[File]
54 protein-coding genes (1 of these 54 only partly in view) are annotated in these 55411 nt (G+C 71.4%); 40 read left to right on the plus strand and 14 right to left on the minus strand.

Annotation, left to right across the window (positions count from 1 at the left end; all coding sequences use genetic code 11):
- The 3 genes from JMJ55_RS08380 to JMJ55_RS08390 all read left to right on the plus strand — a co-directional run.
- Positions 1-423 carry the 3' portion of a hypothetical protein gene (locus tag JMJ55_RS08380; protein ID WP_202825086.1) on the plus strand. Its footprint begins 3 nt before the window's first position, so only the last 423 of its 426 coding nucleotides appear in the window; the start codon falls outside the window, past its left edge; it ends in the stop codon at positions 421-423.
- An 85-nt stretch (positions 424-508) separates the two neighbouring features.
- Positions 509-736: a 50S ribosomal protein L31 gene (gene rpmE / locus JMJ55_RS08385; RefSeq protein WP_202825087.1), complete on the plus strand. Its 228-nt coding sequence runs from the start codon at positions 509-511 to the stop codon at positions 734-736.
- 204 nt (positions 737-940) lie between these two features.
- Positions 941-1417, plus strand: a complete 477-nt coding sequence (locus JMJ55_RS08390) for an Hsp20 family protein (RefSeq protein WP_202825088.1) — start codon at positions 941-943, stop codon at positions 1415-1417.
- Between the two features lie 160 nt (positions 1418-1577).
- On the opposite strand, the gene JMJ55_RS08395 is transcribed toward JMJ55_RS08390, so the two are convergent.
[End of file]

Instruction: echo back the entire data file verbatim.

54 protein-coding genes (1 of these 54 only partly in view) are annotated in these 55411 nt (G+C 71.4%); 40 read left to right on the plus strand and 14 right to left on the minus strand.

Annotation, left to right across the window (positions count from 1 at the left end; all coding sequences use genetic code 11):
- The 3 genes from JMJ55_RS08380 to JMJ55_RS08390 all read left to right on the plus strand — a co-directional run.
- Positions 1-423 carry the 3' portion of a hypothetical protein gene (locus tag JMJ55_RS08380; protein ID WP_202825086.1) on the plus strand. Its footprint begins 3 nt before the window's first position, so only the last 423 of its 426 coding nucleotides appear in the window; the start codon falls outside the window, past its left edge; it ends in the stop codon at positions 421-423.
- An 85-nt stretch (positions 424-508) separates the two neighbouring features.
- Positions 509-736: a 50S ribosomal protein L31 gene (gene rpmE / locus JMJ55_RS08385; RefSeq protein WP_202825087.1), complete on the plus strand. Its 228-nt coding sequence runs from the start codon at positions 509-511 to the stop codon at positions 734-736.
- 204 nt (positions 737-940) lie between these two features.
- Positions 941-1417, plus strand: a complete 477-nt coding sequence (locus JMJ55_RS08390) for an Hsp20 family protein (RefSeq protein WP_202825088.1) — start codon at positions 941-943, stop codon at positions 1415-1417.
- Between the two features lie 160 nt (positions 1418-1577).
- On the opposite strand, the gene JMJ55_RS08395 is transcribed toward JMJ55_RS08390, so the two are convergent.